Striped bass

The striped bass (Morone saxatilis, also called rock or rockfish) is the state fish of Maryland, Rhode Island, South Carolina, and the state Saltwater (marine) fish of New York.

Morphology and lifespan

The striped bass is a typical member of the Moronidae family in shape, having a streamlined, silvery body marked with longitudinal dark stripes running from behind the gills to the base of the tail. Maximum size is 200 cm (6.6 ft) and maximum scientifically recorded weight 57 kg (125 US pounds). Striped bass are believed to live for up to 30 years.


Natural distribution

Striped bass are found along the Atlantic coastline of North America from the St. Lawrence River into the Gulf of Mexico to approximately Louisiana. They are anadromous fish that migrate between fresh and salt water. Spawning takes place in freshwater.

Introductions outside their natural range

Striped bass have been introduced into many of the large reservoir impoundments across the United States by state game and fish commissions for the purposes of recreational fishing and as a predator to control populations of gizzard shad. Striped bass have also been introduced into waters in Ecuador, Iran, Latvia, Mexico, Russia, South Africa, and Turkey primarily for sport fishing and aquaculture.

Environmental factors

The spawning success of striped bass has been studied in the San Francisco Bay-Delta water system, with a finding that high total dissolved solids (TDS) reduce spawning. At levels as low as 200 mg/L TDS there is an observable diminution of spawning productivity.

President of the United States George W. Bush in an Executive Order on October 20, 2007 designated the Striped Bass as a protected game fish. This prohibits sale of Striped Bass caught in Federal waters and encourages states to consider designating Striped Bass as a protected game fish within state waters.

Life cycle

Striped bass spawn in freshwater and spend their adult lives in saltwater (i.e., it is anadromous). They can also live exclusively in freshwater and currently flourish in inland water bodies such as Elephant Butte Lake in New Mexico, Lake Ouachita, Lake Norfork, Beaver Lake and Lake Hamilton in Arkansas Lake Murray, Lake Powell, Lake Havasu, Lake Pleasant, Lake Texoma, Lake Cumberland, Reelfoot Lake, and Lake Mead. For saltwater striped bass, four important bodies of water with breeding stocks of striped bass are: Chesapeake Bay, Massachusetts Bay/Cape Cod, Hudson River and Delaware River.The Arkansas river contains a successful spawning population of Striped Bass and there are many smaller breeding areas that contribute to the overall striped bass population such as the Takanasse Lake. It is believed that many of the rivers and tributaries that emptied into the Atlantic, had at one time, breeding stock of striped bass. One of the largest breeding areas is the Chesapeake Bay, where populations from Chesapeake and Delaware bays have intermingled.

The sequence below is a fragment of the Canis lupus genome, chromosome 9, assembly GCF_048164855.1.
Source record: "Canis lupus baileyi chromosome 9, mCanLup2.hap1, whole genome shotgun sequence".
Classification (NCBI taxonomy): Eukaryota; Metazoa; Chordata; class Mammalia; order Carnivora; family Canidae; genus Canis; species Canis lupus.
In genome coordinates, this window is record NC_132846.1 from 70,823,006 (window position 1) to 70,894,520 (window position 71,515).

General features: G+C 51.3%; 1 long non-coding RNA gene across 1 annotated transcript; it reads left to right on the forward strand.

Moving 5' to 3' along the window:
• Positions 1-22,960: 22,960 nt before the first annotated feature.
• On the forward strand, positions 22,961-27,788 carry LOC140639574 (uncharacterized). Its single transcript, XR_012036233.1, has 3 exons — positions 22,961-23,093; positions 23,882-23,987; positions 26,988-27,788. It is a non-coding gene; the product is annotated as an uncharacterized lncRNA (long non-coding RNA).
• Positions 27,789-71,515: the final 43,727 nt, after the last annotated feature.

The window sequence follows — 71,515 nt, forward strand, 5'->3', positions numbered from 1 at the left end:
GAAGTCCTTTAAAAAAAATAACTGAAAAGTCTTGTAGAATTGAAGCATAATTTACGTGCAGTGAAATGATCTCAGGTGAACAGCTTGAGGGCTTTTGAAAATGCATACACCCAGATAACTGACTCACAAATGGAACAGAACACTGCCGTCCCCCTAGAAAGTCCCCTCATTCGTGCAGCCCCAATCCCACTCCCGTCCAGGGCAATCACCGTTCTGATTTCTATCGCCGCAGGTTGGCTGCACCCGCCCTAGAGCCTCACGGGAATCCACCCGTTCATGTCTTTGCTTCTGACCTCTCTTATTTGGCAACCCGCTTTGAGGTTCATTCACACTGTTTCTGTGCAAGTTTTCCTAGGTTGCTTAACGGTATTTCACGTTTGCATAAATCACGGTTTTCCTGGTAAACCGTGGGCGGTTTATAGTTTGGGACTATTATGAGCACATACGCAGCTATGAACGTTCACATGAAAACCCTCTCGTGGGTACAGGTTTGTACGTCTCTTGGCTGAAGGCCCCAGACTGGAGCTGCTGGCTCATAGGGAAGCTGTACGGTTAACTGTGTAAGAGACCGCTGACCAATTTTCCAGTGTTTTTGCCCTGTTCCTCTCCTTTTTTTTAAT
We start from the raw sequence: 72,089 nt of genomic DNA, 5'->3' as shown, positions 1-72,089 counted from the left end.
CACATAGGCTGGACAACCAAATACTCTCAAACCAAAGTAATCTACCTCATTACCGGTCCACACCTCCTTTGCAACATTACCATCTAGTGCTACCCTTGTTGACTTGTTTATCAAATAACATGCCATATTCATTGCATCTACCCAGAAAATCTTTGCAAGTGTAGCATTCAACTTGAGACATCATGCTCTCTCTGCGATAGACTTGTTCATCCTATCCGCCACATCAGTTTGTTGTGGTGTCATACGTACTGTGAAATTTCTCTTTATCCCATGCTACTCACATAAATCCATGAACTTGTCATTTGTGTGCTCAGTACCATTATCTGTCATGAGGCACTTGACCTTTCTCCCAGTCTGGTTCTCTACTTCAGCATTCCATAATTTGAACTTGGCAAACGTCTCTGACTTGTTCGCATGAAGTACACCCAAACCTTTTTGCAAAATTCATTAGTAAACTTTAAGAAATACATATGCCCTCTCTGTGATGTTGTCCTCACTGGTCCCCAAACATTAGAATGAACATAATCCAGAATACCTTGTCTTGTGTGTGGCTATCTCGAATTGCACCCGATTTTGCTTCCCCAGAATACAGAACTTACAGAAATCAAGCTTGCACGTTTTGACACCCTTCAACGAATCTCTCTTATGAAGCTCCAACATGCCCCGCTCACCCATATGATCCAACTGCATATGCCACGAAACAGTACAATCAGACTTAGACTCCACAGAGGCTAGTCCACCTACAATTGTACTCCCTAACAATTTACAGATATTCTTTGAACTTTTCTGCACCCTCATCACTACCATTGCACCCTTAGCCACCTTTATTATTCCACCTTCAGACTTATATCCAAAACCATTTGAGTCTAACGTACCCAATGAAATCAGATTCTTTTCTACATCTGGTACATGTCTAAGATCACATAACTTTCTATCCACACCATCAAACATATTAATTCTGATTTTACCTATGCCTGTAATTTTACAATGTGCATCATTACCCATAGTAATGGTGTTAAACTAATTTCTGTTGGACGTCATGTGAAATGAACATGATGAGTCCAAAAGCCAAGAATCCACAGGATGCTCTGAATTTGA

Hybrids with other bass

Striped bass have also been hybridized with white bass to produce hybrid striped bass also known as sunshine bass, palmetto bass, or wiper with the white perch to produce white perch hybrid also known as Virginia bass or Maryland bass; and yellow bass to produce paradise bass. These hybrids have been stocked in many freshwater areas across the U.S.

Fishing for striped bass

Striped bass are of significant value as sport fishing, and have been introduced to many waterways outside their natural range. A variety of angling methods are used, including trolling and surfcasting. Striped bass will take a number of live and fresh baits including bunker, clams, sandworms, bloodworms, and mackerel. The largest striped bass ever caught by angling was a 35.6 kg (78.5 lb) specimen taken in Atlantic City, New Jersey on September 21, 1982.


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